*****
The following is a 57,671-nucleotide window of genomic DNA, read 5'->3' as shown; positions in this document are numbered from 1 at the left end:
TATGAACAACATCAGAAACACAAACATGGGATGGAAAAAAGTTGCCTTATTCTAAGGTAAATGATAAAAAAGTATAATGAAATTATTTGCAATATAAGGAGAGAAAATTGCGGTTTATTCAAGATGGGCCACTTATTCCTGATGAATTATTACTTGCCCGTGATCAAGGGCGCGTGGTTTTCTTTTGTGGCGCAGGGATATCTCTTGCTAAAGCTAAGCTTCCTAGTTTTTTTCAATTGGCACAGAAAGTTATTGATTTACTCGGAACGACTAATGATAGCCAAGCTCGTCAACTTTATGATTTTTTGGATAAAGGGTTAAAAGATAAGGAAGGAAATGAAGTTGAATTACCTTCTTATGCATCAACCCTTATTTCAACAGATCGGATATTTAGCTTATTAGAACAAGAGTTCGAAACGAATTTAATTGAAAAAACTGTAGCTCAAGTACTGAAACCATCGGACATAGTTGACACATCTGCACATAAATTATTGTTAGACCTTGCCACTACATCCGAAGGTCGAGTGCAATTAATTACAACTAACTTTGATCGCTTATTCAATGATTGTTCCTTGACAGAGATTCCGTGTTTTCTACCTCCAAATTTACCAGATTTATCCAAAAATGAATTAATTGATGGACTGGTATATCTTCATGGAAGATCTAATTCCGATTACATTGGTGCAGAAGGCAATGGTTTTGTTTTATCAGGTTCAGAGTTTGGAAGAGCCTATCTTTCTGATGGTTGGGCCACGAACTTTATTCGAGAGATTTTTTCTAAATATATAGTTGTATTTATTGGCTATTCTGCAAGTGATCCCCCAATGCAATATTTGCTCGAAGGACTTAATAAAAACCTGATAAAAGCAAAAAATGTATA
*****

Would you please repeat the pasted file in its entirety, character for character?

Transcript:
The following is a 57,671-nucleotide window of genomic DNA, read 5'->3' as shown; positions in this document are numbered from 1 at the left end:
TATGAACAACATCAGAAACACAAACATGGGATGGAAAAAAGTTGCCTTATTCTAAGGTAAATGATAAAAAAGTATAATGAAATTATTTGCAATATAAGGAGAGAAAATTGCGGTTTATTCAAGATGGGCCACTTATTCCTGATGAATTATTACTTGCCCGTGATCAAGGGCGCGTGGTTTTCTTTTGTGGCGCAGGGATATCTCTTGCTAAAGCTAAGCTTCCTAGTTTTTTTCAATTGGCACAGAAAGTTATTGATTTACTCGGAACGACTAATGATAGCCAAGCTCGTCAACTTTATGATTTTTTGGATAAAGGGTTAAAAGATAAGGAAGGAAATGAAGTTGAATTACCTTCTTATGCATCAACCCTTATTTCAACAGATCGGATATTTAGCTTATTAGAACAAGAGTTCGAAACGAATTTAATTGAAAAAACTGTAGCTCAAGTACTGAAACCATCGGACATAGTTGACACATCTGCACATAAATTATTGTTAGACCTTGCCACTACATCCGAAGGTCGAGTGCAATTAATTACAACTAACTTTGATCGCTTATTCAATGATTGTTCCTTGACAGAGATTCCGTGTTTTCTACCTCCAAATTTACCAGATTTATCCAAAAATGAATTAATTGATGGACTGGTATATCTTCATGGAAGATCTAATTCCGATTACATTGGTGCAGAAGGCAATGGTTTTGTTTTATCAGGTTCAGAGTTTGGAAGAGCCTATCTTTCTGATGGTTGGGCCACGAACTTTATTCGAGAGATTTTTTCTAAATATATAGTTGTATTTATTGGCTATTCTGCAAGTGATCCCCCAATGCAATATTTGCTCGAAGGACTTAATAAAAACCTGATAAAAGCAAAAAATGTATA